Facinelli, too, wasn’t sold on the bloodsuckers at first, telling his agents that he didn’t want to make a vampire movie — until he read Meyer’s novel. “I just thought it was a beautiful love story told in this vampire kind of backdrop,” he says, echoing Gathegi. “I just felt like this book kind of tapped into [a] boy-meets-girl kind of story — or girl-meets-boy. The kind of story where it was forbidden love. And that feels like a throwback to Romeo and Juliet.”
While Hardwicke “always loved old vampire movies,” she was taken with Meyer’s sparkling reimagining of the monsters. “The concept she came up with was very different,” the director says. “We’d never really seen it. The old vampire stories are in dark alleys in London, dark alleys in Paris. Here it’s like what? They’re going to be beautiful vampires in the woods? That’s pretty novel.”
When Twilight took off, it inspired a new wave of beautiful vampires in the woods. “I think it might have spawned, like, The Vampire Diaries,” Facinelli says. “I remember sitting there, we were up in Vancouver, and that cast had just finished the pilot, and they were like, ‘Oh, we’re kind of doing the TV version of you guys.’”
But not every was entirely thrilled with the new take. “I was into vampire movies when I was a kid,” Rathbone says. “It was really cool once I got to play it. The only bummer about it was we didn’t get the teeth.”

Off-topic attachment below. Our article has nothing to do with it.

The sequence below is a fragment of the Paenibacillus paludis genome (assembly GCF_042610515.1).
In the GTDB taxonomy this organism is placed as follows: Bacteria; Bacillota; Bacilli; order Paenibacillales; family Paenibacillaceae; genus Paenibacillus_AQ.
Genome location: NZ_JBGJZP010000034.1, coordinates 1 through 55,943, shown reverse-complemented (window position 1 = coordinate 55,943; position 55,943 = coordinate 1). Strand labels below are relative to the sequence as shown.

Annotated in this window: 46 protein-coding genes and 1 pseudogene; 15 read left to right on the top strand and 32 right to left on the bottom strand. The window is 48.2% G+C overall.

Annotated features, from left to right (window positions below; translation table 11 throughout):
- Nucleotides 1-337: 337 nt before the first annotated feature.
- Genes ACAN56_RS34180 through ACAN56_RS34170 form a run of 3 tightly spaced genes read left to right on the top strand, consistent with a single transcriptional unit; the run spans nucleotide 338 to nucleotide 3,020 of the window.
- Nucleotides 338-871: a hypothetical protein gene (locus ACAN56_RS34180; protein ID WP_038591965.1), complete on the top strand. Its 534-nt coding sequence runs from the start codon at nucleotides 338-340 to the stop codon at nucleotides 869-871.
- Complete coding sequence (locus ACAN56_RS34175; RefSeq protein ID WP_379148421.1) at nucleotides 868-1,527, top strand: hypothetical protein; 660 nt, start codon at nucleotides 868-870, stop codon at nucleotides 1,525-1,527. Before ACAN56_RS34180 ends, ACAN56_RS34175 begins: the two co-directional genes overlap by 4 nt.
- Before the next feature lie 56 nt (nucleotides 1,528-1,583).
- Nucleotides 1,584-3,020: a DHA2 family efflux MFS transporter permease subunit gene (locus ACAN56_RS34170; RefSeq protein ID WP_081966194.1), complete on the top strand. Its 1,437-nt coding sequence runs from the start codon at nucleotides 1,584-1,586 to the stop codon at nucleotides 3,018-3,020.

Lutz had a similar complaint: “I remember watching True Blood and going, ‘Man, they have fangs! I kinda wish I was part of True Blood so I had fangs,’” he remembers. “One reason I almost didn’t do Twilight was I loved vampire movies, and with Twilight I was playing a vampire character who didn’t have fangs. How many vampires does an actor get to play in their career? Maybe just one. But here I am signing up for something where I glitter and have no fangs. I had to bite the bullet on that one, and maybe someday I’ll play a vampire that bites someone.” Here’s hoping!
A global online fandom
Remember that $192 million box office tally? Viewers around the rest of the planet more than doubled that, bringing in a total of $393.6 million worldwide. “I remember being in Thailand once on vacation, and there were people in Thailand that recognized me [as Carlisle],” Facinelli says. “A movie that travels that far is a pretty big phenomenon.”
“This was really before Facebook became the monolith it is, before Twitter and Instagram even existed,” Rathbone points out. “To see that this was a film that captured so many people before social media, and that they were able to make friends across the world… The amount of people I’ve met who have been like, ‘Oh, because of this series [or] fandom I was able to meet my best friend even though we lived in different countries’ [is remarkable].”